La Brea Woman
La Brea Woman is the name for the only human whose remains have ever been found in the La Brea Tar Pits in Los Angeles. The remains, first discovered in the pits in 1914, were the partial skeleton of a woman dated to approximately 10,000 calendar years (~9,000 radiocarbon years) BP, who was 25 to 30 years old at death and found associated with remains of a domestic dog, and so interpreted to have been ceremonially interred.
The remains used to be on display in the George C. Page Museum, alongside a life-sized model thought to resemble the woman. The exhibit was removed around 2004. The curator, John M. Harris, was concerned that this display of historic remains might offend Native Americans or attract unwanted attention to its Native American origins, thereby triggering a demand for their return.
In 2009, California forensic artist Melissa R. Cooper published a facial reconstruction based on measurements of the skull obtained while a volunteer at the museum, but the publication was not officially authorized.
- J.C. Merriam (1914) Preliminary report on the discovery of human remains in an asphalt deposit at Rancho La Brea, Science 40: 197-203
- F.R. O'Keefe, E.V. Fet, and J.M. Harris (2009) Compilation, calibration, and synthesis of faunal and floral radiocarbon dates, Rancho La Brea, California, Contributions in Science 518: 1-16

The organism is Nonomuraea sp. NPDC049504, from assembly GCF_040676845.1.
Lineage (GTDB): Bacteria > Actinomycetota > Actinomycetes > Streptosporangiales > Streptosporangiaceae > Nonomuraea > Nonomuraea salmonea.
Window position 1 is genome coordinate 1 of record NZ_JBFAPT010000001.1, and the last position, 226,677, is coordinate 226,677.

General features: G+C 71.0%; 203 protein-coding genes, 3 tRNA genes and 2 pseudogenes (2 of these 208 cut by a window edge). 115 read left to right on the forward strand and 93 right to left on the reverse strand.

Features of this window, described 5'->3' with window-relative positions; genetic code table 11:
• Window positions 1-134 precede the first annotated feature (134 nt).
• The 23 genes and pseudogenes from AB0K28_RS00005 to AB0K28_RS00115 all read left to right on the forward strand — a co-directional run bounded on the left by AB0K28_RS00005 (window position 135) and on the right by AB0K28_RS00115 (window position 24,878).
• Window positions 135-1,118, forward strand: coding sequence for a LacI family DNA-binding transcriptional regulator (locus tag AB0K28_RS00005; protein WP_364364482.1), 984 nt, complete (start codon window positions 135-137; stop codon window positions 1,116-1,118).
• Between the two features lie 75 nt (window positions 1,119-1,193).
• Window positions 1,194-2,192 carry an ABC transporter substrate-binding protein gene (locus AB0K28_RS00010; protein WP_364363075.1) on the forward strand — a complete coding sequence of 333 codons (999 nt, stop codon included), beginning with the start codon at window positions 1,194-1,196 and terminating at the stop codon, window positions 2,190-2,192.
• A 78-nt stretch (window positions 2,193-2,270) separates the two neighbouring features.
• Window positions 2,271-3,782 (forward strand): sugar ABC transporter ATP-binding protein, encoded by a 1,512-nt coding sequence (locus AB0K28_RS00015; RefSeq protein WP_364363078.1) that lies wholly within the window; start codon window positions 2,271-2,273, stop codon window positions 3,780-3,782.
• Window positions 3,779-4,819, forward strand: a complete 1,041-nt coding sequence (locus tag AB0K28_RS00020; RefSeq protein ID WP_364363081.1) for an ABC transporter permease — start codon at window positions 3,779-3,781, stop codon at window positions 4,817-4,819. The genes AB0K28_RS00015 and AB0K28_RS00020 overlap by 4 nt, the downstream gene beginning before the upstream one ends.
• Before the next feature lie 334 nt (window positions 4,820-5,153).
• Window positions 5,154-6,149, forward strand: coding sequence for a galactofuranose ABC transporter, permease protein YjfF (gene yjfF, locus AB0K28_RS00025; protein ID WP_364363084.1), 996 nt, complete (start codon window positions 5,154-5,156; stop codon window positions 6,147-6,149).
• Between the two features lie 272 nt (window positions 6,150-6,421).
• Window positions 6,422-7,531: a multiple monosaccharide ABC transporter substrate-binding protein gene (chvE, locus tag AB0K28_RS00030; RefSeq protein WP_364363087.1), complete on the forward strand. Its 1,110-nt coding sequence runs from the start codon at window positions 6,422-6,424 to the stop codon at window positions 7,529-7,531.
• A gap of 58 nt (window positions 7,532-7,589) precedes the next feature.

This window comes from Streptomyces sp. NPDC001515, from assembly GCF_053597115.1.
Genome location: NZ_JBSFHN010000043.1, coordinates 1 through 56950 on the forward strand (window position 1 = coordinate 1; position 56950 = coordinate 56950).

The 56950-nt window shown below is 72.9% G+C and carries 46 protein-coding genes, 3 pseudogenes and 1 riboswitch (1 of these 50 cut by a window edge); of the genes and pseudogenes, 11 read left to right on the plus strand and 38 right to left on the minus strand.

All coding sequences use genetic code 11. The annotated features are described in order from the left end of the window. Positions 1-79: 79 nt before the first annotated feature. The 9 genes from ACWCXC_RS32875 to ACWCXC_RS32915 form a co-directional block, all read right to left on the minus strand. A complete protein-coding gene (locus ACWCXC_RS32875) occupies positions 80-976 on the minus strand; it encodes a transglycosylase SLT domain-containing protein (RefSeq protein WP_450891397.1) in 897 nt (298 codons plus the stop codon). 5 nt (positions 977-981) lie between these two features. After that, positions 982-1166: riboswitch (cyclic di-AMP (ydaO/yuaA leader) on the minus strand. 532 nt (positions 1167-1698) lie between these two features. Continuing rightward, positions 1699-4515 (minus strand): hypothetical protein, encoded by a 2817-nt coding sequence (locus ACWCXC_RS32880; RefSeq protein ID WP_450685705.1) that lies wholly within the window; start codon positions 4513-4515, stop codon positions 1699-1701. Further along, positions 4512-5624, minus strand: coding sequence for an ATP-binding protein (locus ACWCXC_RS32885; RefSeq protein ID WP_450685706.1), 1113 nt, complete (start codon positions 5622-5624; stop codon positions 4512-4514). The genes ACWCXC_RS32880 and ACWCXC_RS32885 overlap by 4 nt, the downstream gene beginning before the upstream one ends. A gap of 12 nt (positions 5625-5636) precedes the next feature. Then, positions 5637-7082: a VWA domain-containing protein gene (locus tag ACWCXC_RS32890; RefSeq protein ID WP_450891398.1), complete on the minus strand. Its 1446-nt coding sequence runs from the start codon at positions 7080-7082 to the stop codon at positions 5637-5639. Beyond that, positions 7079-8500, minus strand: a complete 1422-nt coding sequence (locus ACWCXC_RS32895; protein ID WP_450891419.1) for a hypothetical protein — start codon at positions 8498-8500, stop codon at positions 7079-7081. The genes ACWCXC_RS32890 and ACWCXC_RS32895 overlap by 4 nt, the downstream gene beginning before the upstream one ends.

- G.E. Kennedy (1989) A note on the ontogenetic age of the Rancho La Brea hominid, Los Angeles, California, Bulletin, Southern California Academy of Sciences 88(3): 123-126
- R.L. Reynolds (1985) Domestic dog associated with human remains at Rancho La Brea, Bulletin, Southern California Academy of Sciences 84(2): 76-85
- Wilentz, Amy (20 August 2006). "L.A. Woman". Los Angeles Times.
- Arnie Cooper (May 27, 2010). "Sticky Situation at the Tar Pits". LA Weekly.
- Burbank, Jon (March 1, 1999). "Tar pits still slowly releasing victims". The Japan Times. Retrieved 1 September 2010.
- Murphy, William S (April 4, 1987). "La Brea Tar Pits Facility Will Celebrate 10th Anniversary". Los Angeles Times. Retrieved 1 September 2010.
- David Ng (November 24, 2009). "The skeleton that the Page Museum doesn't want you to see". Los Angeles Times. Retrieved 19 December 2013.
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